I’m in my late twenties now, and this TED talk by Meg Jay hits home. Sure, the first few years out of college were exploration and fun, but now I definitely notice things are starting to settle and get serious as I contemplate a life partner, marriage, children, and finding the kind of financial stability that can sustain the lifestyle I want. As I research deeper into the concept of “pre-conception health” (preparing your body and mind at least a year before pregnancy to ensure a healthy baby), I realize it’s not only a healthy baby we should be thinking about in advance. It’s everything. It’s life.
BUT – I don’t necessarily think that means being rigid or following the path of your family or friends. Planning is for YOU, so you live YOUR life and don’t get stuck in someone else’s.
We twenty-somethings should be thinking about our social support networks, our professional networks, our spouse, repairing family relationships, taking the risks in our career to achieve our greatest dreams NOW, before things get too deep. Before we gather attachments, obligations, dust. Life Partner and I up and gave up our apartment on a whim and went to the Caribbean just because things were getting stale. I’m not a fan of stale. We will remember that trip the rest of our lives. We affirmed our love and need for travel. I left my job to become a doula and freelance researcher and writer. I affirmed that I need space and creativity. I’m hustling and putting more than I should on my credit cards (that part is less advisable) to pay off yoga teacher and healer training on a warm island. Again, travel, creativity, learning. Taking time to love myself up, away from Life Partner and Family and the City. I will not always be able to do these things, and I’m grateful that I’m doing them now, for myself. I’m setting the patterns, the foundation for the rest of my life.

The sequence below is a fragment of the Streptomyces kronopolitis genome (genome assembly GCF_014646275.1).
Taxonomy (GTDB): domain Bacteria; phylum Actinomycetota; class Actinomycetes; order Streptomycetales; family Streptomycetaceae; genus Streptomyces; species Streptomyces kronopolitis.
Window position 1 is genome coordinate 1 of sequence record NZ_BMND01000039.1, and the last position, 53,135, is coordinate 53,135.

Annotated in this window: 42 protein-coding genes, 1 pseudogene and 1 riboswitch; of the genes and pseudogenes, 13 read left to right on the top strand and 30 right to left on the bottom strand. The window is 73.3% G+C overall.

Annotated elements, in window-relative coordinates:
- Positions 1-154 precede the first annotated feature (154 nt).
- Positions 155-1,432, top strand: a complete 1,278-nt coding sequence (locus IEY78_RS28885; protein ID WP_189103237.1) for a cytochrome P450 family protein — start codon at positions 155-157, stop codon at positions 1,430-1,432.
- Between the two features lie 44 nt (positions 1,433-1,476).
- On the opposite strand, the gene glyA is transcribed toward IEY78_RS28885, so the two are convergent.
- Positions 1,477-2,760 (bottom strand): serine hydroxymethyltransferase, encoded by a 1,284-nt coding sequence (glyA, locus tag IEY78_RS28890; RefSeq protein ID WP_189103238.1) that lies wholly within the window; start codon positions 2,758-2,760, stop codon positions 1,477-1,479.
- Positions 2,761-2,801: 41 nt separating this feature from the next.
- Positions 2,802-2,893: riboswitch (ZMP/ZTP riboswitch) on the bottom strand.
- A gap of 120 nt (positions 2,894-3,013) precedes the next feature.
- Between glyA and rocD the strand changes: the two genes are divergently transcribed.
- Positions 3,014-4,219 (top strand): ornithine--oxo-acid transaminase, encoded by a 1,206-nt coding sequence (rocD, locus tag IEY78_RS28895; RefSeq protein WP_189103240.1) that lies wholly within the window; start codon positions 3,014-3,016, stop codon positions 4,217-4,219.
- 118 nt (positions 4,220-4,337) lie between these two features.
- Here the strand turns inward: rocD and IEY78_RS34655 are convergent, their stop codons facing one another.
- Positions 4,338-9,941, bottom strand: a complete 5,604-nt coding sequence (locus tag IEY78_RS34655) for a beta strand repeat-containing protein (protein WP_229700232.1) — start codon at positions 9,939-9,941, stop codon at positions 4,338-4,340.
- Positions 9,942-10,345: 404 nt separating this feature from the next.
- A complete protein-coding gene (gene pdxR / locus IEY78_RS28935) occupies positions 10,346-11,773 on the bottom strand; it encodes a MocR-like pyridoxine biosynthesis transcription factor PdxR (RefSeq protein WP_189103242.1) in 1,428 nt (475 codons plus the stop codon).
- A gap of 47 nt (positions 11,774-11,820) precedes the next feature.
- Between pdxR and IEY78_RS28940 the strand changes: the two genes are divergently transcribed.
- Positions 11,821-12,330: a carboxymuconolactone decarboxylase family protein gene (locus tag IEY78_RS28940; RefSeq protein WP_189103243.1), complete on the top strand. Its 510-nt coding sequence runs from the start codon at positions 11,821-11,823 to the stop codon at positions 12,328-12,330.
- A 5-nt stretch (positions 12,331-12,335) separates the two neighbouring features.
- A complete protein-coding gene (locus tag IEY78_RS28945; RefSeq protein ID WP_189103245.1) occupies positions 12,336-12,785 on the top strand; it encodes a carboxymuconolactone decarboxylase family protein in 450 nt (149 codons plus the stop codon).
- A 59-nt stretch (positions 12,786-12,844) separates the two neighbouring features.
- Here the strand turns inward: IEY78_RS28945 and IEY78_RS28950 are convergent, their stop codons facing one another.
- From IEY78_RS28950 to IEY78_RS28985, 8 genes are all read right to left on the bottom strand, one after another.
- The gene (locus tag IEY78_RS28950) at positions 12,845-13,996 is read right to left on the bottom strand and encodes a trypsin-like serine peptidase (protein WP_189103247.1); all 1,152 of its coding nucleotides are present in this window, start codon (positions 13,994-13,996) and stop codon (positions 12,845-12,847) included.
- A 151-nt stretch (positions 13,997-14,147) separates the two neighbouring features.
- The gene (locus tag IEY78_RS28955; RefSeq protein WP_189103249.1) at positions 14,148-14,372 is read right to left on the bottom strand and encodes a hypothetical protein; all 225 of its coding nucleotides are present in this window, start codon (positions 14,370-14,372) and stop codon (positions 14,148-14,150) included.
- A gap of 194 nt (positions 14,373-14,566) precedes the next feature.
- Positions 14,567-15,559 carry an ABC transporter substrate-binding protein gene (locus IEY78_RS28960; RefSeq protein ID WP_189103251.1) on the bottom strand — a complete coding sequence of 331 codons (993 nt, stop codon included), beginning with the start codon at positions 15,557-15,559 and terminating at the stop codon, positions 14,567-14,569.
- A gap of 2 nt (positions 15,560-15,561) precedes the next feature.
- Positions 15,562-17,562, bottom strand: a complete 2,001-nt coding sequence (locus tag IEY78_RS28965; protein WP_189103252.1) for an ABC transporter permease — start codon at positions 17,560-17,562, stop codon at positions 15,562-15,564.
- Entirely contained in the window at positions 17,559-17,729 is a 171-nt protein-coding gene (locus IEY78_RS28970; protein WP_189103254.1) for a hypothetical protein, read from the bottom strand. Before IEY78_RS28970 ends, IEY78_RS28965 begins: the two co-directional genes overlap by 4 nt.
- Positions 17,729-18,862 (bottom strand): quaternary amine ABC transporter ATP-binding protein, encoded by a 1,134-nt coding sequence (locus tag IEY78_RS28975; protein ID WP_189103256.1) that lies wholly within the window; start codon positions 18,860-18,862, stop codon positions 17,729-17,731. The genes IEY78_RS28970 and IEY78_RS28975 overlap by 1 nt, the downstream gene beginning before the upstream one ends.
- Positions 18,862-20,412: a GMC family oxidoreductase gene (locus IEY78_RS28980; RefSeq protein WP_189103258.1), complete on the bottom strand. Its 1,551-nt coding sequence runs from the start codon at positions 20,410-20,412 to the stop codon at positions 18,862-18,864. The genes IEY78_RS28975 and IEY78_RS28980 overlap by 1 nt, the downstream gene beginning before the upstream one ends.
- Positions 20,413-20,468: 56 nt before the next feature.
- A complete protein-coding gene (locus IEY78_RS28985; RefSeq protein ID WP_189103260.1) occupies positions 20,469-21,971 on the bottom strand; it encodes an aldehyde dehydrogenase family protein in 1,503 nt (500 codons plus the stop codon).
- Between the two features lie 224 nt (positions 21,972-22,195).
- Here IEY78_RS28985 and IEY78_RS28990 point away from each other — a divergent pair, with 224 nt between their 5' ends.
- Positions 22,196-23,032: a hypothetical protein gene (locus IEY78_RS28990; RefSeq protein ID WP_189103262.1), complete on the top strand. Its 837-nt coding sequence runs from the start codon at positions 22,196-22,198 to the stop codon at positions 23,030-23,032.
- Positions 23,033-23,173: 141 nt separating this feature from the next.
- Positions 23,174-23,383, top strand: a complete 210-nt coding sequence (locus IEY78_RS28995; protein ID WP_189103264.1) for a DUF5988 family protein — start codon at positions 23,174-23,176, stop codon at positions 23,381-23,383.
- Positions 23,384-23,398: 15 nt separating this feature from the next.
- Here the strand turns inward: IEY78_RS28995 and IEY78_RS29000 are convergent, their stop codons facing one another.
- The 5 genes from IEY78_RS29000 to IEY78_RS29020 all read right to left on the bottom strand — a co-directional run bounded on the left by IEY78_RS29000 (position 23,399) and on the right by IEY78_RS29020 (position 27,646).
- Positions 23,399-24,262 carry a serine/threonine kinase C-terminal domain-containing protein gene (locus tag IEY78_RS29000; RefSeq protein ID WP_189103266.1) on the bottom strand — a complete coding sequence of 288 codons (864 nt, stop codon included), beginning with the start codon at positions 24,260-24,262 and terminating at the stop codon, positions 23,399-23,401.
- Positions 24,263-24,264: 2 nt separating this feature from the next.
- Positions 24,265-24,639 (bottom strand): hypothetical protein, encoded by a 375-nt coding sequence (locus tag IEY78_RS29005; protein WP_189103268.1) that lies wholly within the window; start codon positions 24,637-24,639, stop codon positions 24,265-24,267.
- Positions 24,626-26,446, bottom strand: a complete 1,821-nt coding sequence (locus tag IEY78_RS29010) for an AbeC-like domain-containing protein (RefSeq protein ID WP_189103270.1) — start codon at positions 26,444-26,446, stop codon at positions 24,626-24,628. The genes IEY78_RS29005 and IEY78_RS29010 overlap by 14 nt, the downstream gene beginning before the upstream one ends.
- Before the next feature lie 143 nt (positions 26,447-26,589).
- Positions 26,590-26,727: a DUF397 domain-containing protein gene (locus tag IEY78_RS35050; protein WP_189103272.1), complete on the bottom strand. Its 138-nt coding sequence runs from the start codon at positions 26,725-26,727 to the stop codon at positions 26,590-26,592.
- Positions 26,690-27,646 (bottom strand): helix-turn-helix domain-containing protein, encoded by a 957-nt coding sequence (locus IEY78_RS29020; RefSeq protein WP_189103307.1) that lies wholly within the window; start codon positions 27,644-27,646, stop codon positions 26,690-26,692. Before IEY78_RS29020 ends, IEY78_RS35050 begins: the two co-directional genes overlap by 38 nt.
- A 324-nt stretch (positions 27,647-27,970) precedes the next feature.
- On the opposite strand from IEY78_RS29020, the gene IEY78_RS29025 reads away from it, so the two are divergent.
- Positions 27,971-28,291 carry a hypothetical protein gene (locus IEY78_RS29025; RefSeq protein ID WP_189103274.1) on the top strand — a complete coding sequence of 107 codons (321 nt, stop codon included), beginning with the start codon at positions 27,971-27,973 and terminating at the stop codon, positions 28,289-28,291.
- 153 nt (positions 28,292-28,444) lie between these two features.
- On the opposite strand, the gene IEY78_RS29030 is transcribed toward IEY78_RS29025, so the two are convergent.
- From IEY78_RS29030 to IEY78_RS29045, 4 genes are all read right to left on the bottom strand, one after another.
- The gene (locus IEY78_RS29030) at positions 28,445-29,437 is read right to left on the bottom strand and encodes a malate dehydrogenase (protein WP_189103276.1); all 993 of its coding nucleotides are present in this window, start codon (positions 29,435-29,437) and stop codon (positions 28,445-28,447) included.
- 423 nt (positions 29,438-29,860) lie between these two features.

Sometimes this feels selfish. I see so many women without the generous partner and financial freedom I have, without the courage to hop on a plane every chance they get, without the opportunity to leave town because of their children or their job. But they have a different path with different challenges and gifts than mine, and I trust that they will find their way. And as much as sometimes I want to be tied down with some lovely children hanging on my heels, now is not that time for me. I spent my entire adolescence raising my sisters and supporting my mom. Now is my time to be selfish. And this is the legacy I will leave my children: Know yourself. Don’t live anyone else’s life but your own. Do YOU.